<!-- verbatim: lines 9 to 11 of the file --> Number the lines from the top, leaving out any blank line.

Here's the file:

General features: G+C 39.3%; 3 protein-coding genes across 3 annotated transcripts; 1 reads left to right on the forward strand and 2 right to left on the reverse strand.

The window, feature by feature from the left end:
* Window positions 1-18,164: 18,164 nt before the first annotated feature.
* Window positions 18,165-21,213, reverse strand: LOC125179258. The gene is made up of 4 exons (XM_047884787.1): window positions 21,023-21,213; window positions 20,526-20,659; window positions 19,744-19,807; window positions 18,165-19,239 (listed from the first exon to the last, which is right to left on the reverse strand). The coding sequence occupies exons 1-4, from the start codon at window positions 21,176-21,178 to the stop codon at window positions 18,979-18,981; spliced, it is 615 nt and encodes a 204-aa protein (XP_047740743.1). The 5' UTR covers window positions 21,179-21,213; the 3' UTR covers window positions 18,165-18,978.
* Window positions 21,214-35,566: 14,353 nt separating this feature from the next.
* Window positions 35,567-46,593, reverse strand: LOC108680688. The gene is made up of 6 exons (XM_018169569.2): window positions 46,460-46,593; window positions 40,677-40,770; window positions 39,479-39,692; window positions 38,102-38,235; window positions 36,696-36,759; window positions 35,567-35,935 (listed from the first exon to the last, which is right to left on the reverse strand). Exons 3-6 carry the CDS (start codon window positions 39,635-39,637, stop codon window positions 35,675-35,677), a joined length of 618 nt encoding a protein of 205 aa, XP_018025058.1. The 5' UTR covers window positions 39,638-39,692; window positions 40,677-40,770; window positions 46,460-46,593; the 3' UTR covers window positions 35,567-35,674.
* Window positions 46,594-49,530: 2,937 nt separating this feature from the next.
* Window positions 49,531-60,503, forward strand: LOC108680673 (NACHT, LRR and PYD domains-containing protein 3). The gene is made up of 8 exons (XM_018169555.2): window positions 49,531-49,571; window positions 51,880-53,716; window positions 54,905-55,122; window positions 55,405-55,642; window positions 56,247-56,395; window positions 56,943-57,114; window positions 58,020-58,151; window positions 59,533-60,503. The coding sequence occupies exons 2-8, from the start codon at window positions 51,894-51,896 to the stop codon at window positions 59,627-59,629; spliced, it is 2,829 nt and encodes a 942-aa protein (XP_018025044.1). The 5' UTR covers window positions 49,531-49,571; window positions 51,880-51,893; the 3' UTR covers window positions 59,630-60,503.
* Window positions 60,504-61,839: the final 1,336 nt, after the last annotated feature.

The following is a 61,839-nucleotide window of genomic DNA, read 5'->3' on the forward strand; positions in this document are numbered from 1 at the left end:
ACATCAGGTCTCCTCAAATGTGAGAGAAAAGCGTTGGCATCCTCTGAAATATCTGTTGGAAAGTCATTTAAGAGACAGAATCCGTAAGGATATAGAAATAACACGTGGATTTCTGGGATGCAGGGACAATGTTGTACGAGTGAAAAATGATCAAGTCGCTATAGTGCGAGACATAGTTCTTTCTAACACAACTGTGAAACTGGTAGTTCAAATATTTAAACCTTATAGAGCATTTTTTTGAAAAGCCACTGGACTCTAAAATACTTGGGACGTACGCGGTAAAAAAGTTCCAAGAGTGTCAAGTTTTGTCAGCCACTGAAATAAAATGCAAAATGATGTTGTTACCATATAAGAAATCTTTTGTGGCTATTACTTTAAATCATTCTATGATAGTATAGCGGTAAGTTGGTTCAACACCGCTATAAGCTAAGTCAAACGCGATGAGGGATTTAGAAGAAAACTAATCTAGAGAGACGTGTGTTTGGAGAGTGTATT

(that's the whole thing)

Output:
* Window positions 60,504-61,839: the final 1,336 nt, after the last annotated feature.

The following is a 61,839-nucleotide window of genomic DNA, read 5'->3' on the forward strand; positions in this document are numbered from 1 at the left end:
ACATCAGGTCTCCTCAAATGTGAGAGAAAAGCGTTGGCATCCTCTGAAATATCTGTTGGAAAGTCATTTAAGAGACAGAATCCGTAAGGATATAGAAATAACACGTGGATTTCTGGGATGCAGGGACAATGTTGTACGAGTGAAAAATGATCAAGTCGCTATAGTGCGAGACATAGTTCTTTCTAACACAACTGTGAAACTGGTAGTTCAAATATTTAAACCTTATAGAGCATTTTTTTGAAAAGCCACTGGACTCTAAAATACTTGGGACGTACGCGGTAAAAAAGTTCCAAGAGTGTCAAGTTTTGTCAGCCACTGAAATAAAATGCAAAATGATGTTGTTACCATATAAGAAATCTTTTGTGGCTATTACTTTAAATCATTCTATGATAGTATAGCGGTAAGTTGGTTCAACACCGCTATAAGCTAAGTCAAACGCGATGAGGGATTTAGAAGAAAACTAATCTAGAGAGACGTGTGTTTGGAGAGTGTATT